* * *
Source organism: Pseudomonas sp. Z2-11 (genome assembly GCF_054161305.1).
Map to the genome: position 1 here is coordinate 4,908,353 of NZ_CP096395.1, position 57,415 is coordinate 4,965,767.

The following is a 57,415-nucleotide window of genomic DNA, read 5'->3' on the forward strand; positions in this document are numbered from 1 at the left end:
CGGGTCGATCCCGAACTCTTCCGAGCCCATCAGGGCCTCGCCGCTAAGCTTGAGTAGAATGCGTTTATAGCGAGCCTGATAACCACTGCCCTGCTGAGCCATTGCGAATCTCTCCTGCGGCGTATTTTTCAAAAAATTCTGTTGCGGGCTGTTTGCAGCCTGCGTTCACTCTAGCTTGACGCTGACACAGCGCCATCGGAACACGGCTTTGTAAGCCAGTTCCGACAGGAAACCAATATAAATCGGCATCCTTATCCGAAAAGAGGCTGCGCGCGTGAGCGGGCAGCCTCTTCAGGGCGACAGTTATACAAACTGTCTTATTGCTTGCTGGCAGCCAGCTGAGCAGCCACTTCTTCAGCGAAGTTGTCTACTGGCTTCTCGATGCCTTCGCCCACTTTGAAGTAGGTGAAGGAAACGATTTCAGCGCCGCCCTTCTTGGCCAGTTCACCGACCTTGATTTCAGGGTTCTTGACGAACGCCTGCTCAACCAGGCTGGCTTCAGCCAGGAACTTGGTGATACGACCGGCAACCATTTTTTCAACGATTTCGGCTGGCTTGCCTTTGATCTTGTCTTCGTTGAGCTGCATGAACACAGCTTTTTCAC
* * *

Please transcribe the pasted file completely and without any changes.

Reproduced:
Source organism: Pseudomonas sp. Z2-11 (genome assembly GCF_054161305.1).
Map to the genome: position 1 here is coordinate 4,908,353 of NZ_CP096395.1, position 57,415 is coordinate 4,965,767.

The following is a 57,415-nucleotide window of genomic DNA, read 5'->3' on the forward strand; positions in this document are numbered from 1 at the left end:
CGGGTCGATCCCGAACTCTTCCGAGCCCATCAGGGCCTCGCCGCTAAGCTTGAGTAGAATGCGTTTATAGCGAGCCTGATAACCACTGCCCTGCTGAGCCATTGCGAATCTCTCCTGCGGCGTATTTTTCAAAAAATTCTGTTGCGGGCTGTTTGCAGCCTGCGTTCACTCTAGCTTGACGCTGACACAGCGCCATCGGAACACGGCTTTGTAAGCCAGTTCCGACAGGAAACCAATATAAATCGGCATCCTTATCCGAAAAGAGGCTGCGCGCGTGAGCGGGCAGCCTCTTCAGGGCGACAGTTATACAAACTGTCTTATTGCTTGCTGGCAGCCAGCTGAGCAGCCACTTCTTCAGCGAAGTTGTCTACTGGCTTCTCGATGCCTTCGCCCACTTTGAAGTAGGTGAAGGAAACGATTTCAGCGCCGCCCTTCTTGGCCAGTTCACCGACCTTGATTTCAGGGTTCTTGACGAACGCCTGCTCAACCAGGCTGGCTTCAGCCAGGAACTTGGTGATACGACCGGCAACCATTTTTTCAACGATTTCGGCTGGCTTGCCTTTGATCTTGTCTTCGTTGAGCTGCATGAACACAGCTTTTTCAC